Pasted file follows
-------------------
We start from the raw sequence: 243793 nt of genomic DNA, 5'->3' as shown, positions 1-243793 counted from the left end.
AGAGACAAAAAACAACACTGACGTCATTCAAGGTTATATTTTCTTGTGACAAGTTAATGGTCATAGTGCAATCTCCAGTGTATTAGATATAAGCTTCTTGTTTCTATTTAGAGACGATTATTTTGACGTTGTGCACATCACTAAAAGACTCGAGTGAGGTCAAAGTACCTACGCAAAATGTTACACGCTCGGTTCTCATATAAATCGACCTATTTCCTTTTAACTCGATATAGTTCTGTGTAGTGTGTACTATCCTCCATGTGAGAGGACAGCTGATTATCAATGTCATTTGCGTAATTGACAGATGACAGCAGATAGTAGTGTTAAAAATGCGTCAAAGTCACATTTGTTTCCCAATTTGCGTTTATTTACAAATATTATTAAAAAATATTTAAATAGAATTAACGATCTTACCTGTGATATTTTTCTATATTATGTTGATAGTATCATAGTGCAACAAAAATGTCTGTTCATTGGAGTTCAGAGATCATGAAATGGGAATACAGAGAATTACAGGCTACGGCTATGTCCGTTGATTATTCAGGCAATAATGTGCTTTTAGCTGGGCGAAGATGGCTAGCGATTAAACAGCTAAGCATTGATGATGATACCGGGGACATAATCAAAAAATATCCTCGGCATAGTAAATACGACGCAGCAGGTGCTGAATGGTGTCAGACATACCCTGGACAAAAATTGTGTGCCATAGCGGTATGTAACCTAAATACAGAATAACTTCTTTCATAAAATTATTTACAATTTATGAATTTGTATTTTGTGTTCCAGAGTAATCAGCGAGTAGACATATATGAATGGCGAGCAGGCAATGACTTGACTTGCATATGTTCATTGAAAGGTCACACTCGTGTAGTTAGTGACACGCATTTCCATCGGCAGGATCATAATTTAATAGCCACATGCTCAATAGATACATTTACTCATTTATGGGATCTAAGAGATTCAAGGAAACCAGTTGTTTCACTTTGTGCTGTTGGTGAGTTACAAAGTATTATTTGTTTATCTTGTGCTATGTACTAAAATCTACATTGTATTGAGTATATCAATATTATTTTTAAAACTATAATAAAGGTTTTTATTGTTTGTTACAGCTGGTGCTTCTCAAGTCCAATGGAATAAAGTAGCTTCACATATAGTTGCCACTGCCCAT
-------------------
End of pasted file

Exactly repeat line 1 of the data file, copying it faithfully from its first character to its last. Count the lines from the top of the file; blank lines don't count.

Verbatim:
We start from the raw sequence: 243793 nt of genomic DNA, 5'->3' as shown, positions 1-243793 counted from the left end.